Hollywood comedy is in the shit. That’s been obvious for years, but it really hit home during my last visit to the movies where I had to endure trailers for Grown Ups 2 and a Jennifer Aniston flick called We’re The Millers. Even in snapshot form, they’re both agonizing, gurning black holes where laughter goes not just to die, but to cease existing entirely. They’re movies designed purely to sell whatever products the stars are holding; hellish, paradoxical non-comedies.
Saints Row 4 makes a mockery of Hollywood comedy. Ostensibly, this is the first triple-A gaming comedy since Conker’s Bad Fur Day (a game it owes a debt to in many ways, actually), and it’s an absolute riot. It doesn’t pander to an imaginary audience of middle-of-the-road wet blankets who snigger at the sight of a joint or fall about themselves when a moose pisses on Adam Sandler. This is game that breaks rules, takes chances, offends, parodies and even forgets what it was ever doing in the first place before laughing maniacally and jumping a hundred feet into the sky.
It’s monumentally daft but pin-sharp in its intelligence. Volition has built a world free from restraints and rules, and completely let itself off the leash in doing so. Fans of Saints Row: The Third will be pleased to hear that the most outlandish sections of that game form the entire basis of this one - you literally do not know where you’re going next.
So why compare it to Hollywood? Well, gaming’s always been chastised for its lack of comedy – the one genre it’s never managed to tackle. GTA has been satirical, sure, and Tim Schafer’s games are funny – but out-an-out comedy? Games designed to make you laugh first and foremost? They’re rare, and often awful. Yes, we’re looking at you, Matt Hazard.
With that lack of expectation and freedom from genre convention, though, is opportunity. Volition has slotted into the role of comedian with surprising ease – this is clearly a funny and confident bunch – and Saints Row IV is being allowed to craft gaming comedy in its own image.
Fundamental to its success is an acute understanding of both the medium and people who play it. Through four Saints Row games, four Red Faction games, and whatever vast experience team members have gathered elsewhere, the developer has grasped the very essence of the modern gamer: the lightly desensitised, mildly anarchic digital thrill-seeker who is far smarter than the world likes to give him or her credit for.
Hollywood doesn’t think that person exists. It imagines a world full of beige, and propagates that construct by consistently selling to it. The self-fulfilling prophecy. TV has stolen much of its audience by refusing to dumb down (Arrested Development, Community), and it feels like gaming could be ready to snatch another chunk.
That Hollywood attitude has crept into games of course. COD’s often called-out for its yearly recycle, but it’s the wannabe games that are truly guilty (Fracture, Inversion, Fuse). Volition knows that it’s not that gamers have short attention spans, it’s that we refuse to listen to rubbish. It’s why Saints Row 4’s dialogue is clippy and fast, why the president shuts down exposition and jargon as soon as its starts. It’s too busy having fun to get bogged down in its own mythos.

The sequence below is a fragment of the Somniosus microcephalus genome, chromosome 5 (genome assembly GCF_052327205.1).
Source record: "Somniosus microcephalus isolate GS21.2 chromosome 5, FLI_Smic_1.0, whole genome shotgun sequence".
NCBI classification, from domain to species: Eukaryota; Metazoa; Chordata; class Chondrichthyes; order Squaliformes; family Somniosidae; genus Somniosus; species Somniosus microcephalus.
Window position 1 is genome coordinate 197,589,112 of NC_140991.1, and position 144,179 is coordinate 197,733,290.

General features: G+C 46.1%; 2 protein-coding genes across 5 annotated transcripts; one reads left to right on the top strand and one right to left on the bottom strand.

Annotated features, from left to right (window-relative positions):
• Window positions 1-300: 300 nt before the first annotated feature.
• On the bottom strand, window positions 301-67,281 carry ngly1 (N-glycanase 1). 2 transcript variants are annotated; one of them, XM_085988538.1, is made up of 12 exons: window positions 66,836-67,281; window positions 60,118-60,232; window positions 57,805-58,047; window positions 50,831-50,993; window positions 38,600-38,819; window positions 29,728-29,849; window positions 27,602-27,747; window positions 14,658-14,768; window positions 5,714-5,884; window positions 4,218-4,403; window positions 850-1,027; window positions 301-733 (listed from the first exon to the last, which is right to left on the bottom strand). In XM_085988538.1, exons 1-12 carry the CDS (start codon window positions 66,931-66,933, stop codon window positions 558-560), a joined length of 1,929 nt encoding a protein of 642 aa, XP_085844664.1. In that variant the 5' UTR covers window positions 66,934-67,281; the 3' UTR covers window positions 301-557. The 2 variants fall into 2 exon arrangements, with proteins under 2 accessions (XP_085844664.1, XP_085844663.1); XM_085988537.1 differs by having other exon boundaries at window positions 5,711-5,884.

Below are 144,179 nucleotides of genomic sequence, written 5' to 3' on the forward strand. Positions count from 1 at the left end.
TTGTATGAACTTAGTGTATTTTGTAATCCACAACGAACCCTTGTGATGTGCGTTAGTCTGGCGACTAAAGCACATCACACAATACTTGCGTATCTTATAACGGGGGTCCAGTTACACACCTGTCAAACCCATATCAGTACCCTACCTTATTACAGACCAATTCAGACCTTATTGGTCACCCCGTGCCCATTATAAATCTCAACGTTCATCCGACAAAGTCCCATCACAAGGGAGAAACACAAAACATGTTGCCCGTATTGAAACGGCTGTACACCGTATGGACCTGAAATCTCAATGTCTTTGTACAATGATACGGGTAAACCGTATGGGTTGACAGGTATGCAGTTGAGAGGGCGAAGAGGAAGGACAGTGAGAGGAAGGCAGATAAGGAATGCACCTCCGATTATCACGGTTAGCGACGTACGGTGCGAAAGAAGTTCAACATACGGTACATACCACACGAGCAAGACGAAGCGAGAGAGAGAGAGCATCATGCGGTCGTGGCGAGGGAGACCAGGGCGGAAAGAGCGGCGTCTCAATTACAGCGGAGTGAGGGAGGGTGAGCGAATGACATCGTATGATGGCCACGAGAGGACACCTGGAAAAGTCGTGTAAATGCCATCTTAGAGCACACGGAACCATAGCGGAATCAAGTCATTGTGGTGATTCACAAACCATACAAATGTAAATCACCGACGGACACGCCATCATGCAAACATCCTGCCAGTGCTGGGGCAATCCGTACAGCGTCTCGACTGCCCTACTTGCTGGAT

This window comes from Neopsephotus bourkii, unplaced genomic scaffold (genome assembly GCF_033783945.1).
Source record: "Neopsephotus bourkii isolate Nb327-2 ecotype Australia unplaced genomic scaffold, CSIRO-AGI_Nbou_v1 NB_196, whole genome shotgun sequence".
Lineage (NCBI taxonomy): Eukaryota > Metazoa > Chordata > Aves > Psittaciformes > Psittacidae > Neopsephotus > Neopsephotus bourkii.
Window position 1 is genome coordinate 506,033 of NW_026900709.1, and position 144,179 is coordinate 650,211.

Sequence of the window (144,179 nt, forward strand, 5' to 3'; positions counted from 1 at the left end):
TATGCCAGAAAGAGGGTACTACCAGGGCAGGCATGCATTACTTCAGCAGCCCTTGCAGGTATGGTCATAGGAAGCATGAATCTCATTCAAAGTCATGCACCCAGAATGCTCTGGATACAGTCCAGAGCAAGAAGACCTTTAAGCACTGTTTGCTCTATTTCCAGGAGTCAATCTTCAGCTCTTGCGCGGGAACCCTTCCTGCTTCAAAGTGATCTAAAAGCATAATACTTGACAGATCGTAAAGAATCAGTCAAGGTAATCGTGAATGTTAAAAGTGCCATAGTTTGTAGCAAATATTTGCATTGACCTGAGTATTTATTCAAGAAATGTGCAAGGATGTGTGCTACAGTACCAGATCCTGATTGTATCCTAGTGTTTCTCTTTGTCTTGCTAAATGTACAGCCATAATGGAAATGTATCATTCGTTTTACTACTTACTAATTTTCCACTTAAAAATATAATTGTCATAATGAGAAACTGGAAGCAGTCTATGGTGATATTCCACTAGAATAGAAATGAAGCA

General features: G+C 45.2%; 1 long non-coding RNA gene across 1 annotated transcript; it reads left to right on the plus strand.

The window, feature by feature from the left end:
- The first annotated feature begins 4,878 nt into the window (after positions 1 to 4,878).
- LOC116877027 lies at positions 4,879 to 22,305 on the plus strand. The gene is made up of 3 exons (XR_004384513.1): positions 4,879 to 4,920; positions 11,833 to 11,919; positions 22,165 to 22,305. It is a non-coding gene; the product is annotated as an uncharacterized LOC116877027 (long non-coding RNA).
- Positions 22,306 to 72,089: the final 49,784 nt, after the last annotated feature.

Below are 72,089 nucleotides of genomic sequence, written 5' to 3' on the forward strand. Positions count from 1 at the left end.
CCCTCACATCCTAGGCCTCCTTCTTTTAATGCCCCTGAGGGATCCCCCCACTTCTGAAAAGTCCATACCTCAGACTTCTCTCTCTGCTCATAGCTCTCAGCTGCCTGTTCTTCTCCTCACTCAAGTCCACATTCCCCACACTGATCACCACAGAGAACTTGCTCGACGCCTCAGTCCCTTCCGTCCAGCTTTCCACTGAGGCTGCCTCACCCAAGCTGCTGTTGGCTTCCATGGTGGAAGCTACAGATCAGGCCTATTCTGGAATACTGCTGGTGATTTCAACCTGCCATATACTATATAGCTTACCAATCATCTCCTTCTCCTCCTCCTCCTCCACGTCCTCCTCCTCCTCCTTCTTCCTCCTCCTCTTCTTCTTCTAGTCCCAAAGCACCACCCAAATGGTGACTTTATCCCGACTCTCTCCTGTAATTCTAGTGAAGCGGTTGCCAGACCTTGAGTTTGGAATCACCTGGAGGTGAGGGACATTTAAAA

Where Saints Row 4 truly kicks Hollywood into orbit and lands a shin square in its prone nutsack, though, is in its bravery. Volition has (pretty much, at least) shed the series of its slightly grimy, hoes-and-AKs pimp dreaming, and instead pushed the boundaries of concept and form. There are things that happen in this game that people will talk about for years.
Beautifully, too, Saints Row 4’s commitment to open-world superheroism allows it to be spontaneously funny, as well as deliberately so. This has always been the genre most ripe for humour, and Saints Row 4 just rams more potential into its world. As I write this, I just came from a ten-minute battle against S&M wannabe aliens, spanning a city block, destroying everything in sight, all while listening to What Is Love? by Haddaway. With Keith David.
Saints Row 4 is a victory for everything that is good about videogames. Not videogames as they might become, or videogames as some would want them to be, but videogames as they are right now. It’s proud of its stupidity; it revels in its genre conventions, wrapping a thick, friendly arm around your shoulder and yanking you into the party with it.
I long for a day when a Hollywood movie, let alone a comedy, could be as brave and outlandish as Saints Row 4. Remember, this is no small project, it’s a multi-million dollar blockbuster, one launching less than a month before one of the biggest releases of all time, in the same damn genre. Ballsy.
Imagine if Adam Sandler came back with that sort of move. A comedy that threw out the rule-book. That didn’t have Rob Schneider in it. He’s got it in him, I’m sure, but why would he bother when beige sells, Pepsi product-placement pays the bills and people keep going to see it anyway.
Why bother? Play Saints Row 4 for 60 minutes, and ask that question again. It might not be a perfect game, but it’ll be one that’ll live long in the memory. Here’s to you, Mr. President, and to a second term in office. You bloody deserve it.